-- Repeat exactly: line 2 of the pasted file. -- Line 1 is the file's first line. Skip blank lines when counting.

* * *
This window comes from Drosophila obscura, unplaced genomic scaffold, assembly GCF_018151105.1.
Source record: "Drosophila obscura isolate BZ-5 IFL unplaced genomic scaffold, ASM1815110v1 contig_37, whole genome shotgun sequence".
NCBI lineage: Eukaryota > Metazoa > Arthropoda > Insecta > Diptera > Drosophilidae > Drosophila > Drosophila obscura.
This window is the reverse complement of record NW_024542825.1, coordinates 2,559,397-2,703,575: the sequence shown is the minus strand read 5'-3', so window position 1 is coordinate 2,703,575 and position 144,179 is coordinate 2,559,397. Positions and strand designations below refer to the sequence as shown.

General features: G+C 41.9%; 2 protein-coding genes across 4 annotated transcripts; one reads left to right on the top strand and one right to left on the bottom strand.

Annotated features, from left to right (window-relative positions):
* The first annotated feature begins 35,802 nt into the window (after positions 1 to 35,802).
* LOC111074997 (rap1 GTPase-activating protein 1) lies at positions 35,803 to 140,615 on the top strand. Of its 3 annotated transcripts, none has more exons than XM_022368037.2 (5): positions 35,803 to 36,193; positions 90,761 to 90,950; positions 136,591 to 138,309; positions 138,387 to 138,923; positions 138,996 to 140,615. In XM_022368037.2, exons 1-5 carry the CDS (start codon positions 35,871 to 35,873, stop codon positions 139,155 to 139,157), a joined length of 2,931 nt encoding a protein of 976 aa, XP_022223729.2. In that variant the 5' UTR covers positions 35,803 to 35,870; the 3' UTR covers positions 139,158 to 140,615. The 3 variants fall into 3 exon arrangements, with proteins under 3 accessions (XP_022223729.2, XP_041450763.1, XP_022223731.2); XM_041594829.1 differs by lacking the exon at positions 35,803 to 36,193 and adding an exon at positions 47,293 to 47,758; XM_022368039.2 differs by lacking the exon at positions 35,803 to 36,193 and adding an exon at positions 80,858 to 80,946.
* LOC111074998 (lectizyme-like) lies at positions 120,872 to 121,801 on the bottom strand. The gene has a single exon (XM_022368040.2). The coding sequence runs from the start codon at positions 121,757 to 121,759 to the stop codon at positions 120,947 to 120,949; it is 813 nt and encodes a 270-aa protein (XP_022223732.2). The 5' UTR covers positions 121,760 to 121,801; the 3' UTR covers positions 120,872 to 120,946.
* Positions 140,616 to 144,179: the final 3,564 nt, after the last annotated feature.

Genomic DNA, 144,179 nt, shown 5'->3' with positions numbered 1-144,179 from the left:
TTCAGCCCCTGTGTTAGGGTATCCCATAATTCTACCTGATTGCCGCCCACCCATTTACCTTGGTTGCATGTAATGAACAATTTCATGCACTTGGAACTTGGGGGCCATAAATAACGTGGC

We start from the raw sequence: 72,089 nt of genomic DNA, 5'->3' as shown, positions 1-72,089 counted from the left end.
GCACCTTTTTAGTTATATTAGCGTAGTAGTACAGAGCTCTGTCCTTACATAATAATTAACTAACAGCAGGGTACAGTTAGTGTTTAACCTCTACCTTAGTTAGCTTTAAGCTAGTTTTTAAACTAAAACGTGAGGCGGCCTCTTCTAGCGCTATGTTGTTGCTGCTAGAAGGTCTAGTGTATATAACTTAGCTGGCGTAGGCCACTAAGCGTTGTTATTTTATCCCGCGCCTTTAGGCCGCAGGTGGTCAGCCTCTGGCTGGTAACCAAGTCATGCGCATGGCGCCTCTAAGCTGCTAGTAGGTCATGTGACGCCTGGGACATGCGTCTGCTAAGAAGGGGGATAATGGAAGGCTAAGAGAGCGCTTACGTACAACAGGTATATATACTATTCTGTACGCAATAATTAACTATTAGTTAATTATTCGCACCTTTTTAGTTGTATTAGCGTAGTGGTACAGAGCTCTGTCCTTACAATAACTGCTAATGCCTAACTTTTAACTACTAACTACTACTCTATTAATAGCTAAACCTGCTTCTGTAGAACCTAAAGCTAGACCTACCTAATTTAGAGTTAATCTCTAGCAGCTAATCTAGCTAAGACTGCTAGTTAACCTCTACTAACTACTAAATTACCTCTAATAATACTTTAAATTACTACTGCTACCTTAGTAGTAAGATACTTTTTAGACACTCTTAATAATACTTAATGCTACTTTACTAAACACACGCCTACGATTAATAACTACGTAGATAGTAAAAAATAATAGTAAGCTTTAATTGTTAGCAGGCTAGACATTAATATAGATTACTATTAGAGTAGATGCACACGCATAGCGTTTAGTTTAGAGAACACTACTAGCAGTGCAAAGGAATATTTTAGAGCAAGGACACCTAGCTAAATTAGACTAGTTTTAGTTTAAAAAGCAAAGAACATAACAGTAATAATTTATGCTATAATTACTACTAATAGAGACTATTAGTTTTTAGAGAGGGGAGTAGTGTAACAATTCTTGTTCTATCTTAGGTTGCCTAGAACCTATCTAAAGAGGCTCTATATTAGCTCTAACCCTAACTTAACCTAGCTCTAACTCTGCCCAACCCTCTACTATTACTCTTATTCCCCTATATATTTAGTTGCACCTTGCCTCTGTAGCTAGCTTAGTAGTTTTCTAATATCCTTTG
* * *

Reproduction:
Source record: "Drosophila obscura isolate BZ-5 IFL unplaced genomic scaffold, ASM1815110v1 contig_37, whole genome shotgun sequence".